I'll message Mathieu about the method you mentioned above and see if he has any more info. You could yourself. He is a very
affable fellow and hasn't bitten anyone recently that I know of
Here is one of his posts about pulp casting. Also he works live on Blog TV occasionally. It's a great time to watch him work and ask him some questions.
http://creaturistelab.blogspot.com/2011 … masks.html
Oh, I can contact him, he may remember me. I just didn't think of it.
I used to do something similar with 2 kinds of paper.
1) I used photocopies of maps. The paper does wrinkle, but if it's totally saturated (water / mc, whatever) and you press it tightly into the mold with a sponge or something the ensure that there are no air pockets in the mold, then the wrinkles aren't super noticeable.
Here is an example. The mold is from a lifecast of my face, and the map was a legal-sized (I think) xerox from a library copier. The map layer is reinforced with a backing of pulp. It was a test. For a real mask, I'd use white pulp or do a better job of mimicking the shape of the paper map. : )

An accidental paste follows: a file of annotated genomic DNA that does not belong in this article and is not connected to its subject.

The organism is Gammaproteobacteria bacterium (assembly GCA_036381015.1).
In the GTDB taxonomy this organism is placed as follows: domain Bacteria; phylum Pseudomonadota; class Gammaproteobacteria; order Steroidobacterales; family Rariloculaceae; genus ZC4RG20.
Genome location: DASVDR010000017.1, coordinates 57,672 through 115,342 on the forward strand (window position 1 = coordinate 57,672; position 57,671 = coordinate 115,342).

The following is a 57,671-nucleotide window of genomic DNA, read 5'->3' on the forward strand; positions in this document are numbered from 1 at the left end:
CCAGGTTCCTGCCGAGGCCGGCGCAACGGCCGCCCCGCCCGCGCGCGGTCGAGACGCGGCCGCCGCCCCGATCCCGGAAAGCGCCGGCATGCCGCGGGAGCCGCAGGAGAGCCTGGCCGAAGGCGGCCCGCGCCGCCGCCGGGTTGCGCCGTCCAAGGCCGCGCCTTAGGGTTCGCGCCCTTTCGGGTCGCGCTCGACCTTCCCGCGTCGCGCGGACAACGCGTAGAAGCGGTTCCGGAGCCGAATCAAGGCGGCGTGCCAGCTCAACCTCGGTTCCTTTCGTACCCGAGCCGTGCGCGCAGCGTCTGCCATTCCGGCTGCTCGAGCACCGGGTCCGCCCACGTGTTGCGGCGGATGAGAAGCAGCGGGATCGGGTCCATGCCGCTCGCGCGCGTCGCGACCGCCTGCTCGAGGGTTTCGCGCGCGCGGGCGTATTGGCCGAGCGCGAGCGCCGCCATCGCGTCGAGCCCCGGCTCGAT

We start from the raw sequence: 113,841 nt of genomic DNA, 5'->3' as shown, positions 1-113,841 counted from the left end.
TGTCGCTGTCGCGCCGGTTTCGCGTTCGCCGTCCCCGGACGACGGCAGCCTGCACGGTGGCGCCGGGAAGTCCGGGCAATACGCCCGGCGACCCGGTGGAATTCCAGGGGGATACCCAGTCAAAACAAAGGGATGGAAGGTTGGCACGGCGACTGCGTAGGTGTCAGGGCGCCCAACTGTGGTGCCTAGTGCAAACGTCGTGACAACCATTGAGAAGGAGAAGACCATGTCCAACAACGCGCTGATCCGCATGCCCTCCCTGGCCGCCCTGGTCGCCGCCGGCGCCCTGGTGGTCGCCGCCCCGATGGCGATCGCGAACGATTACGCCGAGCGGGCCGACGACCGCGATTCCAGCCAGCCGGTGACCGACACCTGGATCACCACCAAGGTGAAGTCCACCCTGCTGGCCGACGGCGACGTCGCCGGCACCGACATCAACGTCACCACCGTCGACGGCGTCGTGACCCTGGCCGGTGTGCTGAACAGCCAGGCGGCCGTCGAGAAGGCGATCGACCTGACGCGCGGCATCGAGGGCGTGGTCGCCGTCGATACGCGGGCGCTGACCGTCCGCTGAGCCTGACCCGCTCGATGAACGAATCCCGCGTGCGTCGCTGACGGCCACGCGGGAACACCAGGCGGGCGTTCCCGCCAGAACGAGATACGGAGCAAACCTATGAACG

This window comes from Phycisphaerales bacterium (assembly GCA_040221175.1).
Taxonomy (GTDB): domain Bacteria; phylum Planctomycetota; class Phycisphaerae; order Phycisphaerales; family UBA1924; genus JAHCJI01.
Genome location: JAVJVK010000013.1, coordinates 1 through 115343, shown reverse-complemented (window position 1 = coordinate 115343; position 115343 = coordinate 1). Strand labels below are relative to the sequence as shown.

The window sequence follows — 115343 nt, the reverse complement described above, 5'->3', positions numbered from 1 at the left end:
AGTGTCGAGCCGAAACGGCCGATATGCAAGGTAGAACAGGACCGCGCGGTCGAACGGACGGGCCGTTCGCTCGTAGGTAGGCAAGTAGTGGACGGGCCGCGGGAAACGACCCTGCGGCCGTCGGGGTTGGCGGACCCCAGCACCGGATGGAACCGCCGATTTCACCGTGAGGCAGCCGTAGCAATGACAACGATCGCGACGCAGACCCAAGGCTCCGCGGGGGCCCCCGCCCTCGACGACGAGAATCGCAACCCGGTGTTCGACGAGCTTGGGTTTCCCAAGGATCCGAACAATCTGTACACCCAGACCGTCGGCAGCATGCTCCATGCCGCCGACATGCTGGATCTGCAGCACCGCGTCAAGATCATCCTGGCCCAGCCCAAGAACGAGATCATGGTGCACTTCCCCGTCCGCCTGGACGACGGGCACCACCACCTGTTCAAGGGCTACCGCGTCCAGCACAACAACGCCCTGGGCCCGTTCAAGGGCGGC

https://picasaweb.google.com/lh/photo/x … directlink
https://picasaweb.google.com/lh/photo/x … directlink
In the next photo I tried to do a close up of the wrinkles that are noticeable when you're looking close from the side ... but I don't noticeable when looking at the mask full on from a regular distance.
https://picasaweb.google.com/lh/photo/d … directlink
2) The second way I did this was use handmade paper sheets that I did using a modified tin-can technique. I used a coffee can on a splatter screen (kitchen thing) so my paper was coffee can sized (~ 8-10" circles?). I pressed it, and let it dry slightly, and then pressed the sheets into the mold, and brushed on straight methyl cellulose in between paper layers. Because the sheets of paper aren't really formed yet, they marry easily in the mold. Pressing the paper in with a sponge is the same as technique #1.
I apparently have no pics of those masks. Sorry.